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Province finally agrees to Ombudsperson’s call to apologize for 1950s detention of Doukhobor children

Timothy Schafer Local Journalism Initiative Reporter
By Timothy Schafer Local Journalism Initiative Reporter
July 19th, 2023

An apology is officially on the way but compensation has not been confirmed to the surviving members of the West Kootenay Doukhobor community who were apprehended, institutionalized and maltreated as children in the 1950s.

In a report released Tuesday the B.C. Ombudsperson said the Provincial government’s commitment to apologize later this year to the Doukhobor community was a “momentous step.” At the same time, the Province’s inability to commit on how and if the survivors, families and communities would be compensated was a disappointing move, said Ombudsperson Jay Chalke.

“I am relieved that government has indicated in its response to this report that, this fall, it will finally apologize for its harmful actions,” he said in a press release. “This will be a welcome, albeit long-awaited, step toward justice. However, I am saddened and surprised that government is still not unequivocally committing to compensation, a critically important measure to right this historic wrong.”

Almost 50 years ago (1953-1959) around 200 children were removed, sometimes forcibly, at the direction of government — provincial, federal and the RCMP — from their parents who were Sons of Freedom Doukhobors, a group within the Doukhobor community in the West Kootenay known for their acts in opposition to government policies and regulations.

“Following the forced removal from their homes and separation from their families, many of the children were mistreated both physically and psychologically while confined over a period of six years in a former tuberculosis sanatorium in New Denver,” noted the press release.

The report, Time to Right the Wrong, was released after complaints to the Ombudsperson from survivors about government inaction, drawing upon first-person accounts from a 1999 B.C. Ombudsman investigation.

That investigation yielded five recommendations to remedy the unfairness caused by the confinement of the children and renewed the call for both an apology and compensation, to which the Province agreed to the former, not the latter. Instead, government states it is preparing a “recognition” package.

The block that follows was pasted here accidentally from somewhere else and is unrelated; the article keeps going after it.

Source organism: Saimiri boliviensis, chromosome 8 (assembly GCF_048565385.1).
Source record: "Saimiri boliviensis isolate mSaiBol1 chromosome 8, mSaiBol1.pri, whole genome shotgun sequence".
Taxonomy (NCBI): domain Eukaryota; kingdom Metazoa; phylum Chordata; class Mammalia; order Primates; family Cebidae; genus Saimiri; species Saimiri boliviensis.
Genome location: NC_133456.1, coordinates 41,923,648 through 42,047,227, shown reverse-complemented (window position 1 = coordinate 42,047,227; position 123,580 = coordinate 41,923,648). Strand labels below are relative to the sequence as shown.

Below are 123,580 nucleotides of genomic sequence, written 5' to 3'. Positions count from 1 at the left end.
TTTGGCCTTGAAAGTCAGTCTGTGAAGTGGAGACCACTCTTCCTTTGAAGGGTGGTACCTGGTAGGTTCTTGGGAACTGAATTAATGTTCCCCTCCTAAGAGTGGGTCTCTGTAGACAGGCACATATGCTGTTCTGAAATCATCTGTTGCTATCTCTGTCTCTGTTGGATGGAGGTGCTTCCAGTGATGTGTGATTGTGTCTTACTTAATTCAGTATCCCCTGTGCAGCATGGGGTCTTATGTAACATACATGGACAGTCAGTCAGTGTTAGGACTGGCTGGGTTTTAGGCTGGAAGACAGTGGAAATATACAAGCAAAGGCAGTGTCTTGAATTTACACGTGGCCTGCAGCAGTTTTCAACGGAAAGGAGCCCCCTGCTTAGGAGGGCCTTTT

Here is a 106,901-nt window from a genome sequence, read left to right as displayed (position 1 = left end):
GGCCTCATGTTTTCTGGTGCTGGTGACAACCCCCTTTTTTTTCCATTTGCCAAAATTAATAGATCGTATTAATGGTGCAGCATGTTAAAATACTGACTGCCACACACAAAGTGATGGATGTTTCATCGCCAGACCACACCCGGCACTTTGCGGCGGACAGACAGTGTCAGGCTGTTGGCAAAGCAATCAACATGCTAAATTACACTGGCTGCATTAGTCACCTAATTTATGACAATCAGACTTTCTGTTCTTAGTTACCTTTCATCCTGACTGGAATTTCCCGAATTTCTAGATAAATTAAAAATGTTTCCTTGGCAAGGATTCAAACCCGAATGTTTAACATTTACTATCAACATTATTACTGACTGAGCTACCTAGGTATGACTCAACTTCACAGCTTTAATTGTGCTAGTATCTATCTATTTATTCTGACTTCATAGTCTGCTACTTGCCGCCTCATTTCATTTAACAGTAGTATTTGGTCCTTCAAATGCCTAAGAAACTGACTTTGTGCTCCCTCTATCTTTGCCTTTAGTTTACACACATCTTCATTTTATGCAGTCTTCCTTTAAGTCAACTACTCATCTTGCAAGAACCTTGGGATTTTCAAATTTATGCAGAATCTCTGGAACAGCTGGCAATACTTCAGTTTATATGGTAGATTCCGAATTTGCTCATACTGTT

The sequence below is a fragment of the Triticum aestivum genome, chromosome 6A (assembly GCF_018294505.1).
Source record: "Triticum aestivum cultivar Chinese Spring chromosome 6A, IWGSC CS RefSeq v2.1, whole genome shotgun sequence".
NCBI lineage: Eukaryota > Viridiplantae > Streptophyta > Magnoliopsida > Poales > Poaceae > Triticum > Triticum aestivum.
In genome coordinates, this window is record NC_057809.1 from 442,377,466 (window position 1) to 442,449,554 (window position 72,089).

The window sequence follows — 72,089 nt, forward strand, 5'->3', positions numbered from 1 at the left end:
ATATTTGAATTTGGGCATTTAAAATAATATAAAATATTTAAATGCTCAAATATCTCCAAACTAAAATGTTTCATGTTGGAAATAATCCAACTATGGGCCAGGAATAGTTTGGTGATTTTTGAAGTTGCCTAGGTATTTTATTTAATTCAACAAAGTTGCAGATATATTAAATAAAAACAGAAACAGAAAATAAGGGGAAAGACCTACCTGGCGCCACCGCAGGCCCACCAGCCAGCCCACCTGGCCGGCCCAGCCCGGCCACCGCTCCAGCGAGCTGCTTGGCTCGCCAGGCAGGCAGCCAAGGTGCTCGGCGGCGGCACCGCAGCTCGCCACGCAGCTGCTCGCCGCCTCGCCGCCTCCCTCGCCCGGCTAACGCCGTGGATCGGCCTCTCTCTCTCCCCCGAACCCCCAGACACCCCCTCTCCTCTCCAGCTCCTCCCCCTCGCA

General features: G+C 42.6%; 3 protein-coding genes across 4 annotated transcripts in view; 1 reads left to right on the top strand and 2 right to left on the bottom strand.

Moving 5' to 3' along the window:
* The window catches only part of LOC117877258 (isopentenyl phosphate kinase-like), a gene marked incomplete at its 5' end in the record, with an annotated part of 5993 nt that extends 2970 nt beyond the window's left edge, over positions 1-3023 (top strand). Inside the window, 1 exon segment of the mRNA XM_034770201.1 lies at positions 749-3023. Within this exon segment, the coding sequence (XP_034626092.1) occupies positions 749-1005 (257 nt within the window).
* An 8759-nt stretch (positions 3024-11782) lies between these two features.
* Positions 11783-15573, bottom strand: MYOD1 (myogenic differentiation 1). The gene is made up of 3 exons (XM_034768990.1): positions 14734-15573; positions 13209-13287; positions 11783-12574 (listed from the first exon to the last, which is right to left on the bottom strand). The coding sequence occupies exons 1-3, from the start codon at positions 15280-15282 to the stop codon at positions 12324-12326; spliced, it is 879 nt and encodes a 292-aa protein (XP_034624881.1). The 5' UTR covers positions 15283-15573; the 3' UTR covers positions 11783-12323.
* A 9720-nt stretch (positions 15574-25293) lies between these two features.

“The government has not said what it is intending to include in this package or when it will be finalized and announced,” said Chalke.

Who are the Doukhobors?

Sons of Freedom Doukhobors were a small group of Doukhobors — Russian spiritual Christians who emigrated to Canada in the early 20th century — who openly protested against

specific government policies including the requirement to send their children to public school.

The apprehension of Sons of Freedom children

On September 9, 1953, RCMP arrested 148 protestors from a tent village in Perry Siding, BC for protesting nude near a school.

The 104 children of the protestors were apprehended and taken by bus to a compound in New Denver. They were housed in what was formerly a sanatorium for tuberculosis patients.

Between 1953 and 1959, government ordered approximately 200 children to be taken from their homes. Some children were detained for up to six years under the Protection of Children Act, which gave government the legal authority to apprehend children between six and 15 who were not attending school because their parents disagreed with the school system.

Government forbade the detained children to speak or read Russian, the first and only language for many of the children, and did not provide any Russian teachers or interpreters.

Government significantly restricted and controlled the children’s access to their parents and families. Children were required to assist in the construction of a chain-link fence through which limited visits with their parents took place.

Government released children at different times over the six years with the final release of children occurring Aug. 2, 1959, after the parents of the remaining 77 children swore an oath in court to send their children to school.

Source: B.C. Ombudsperson report

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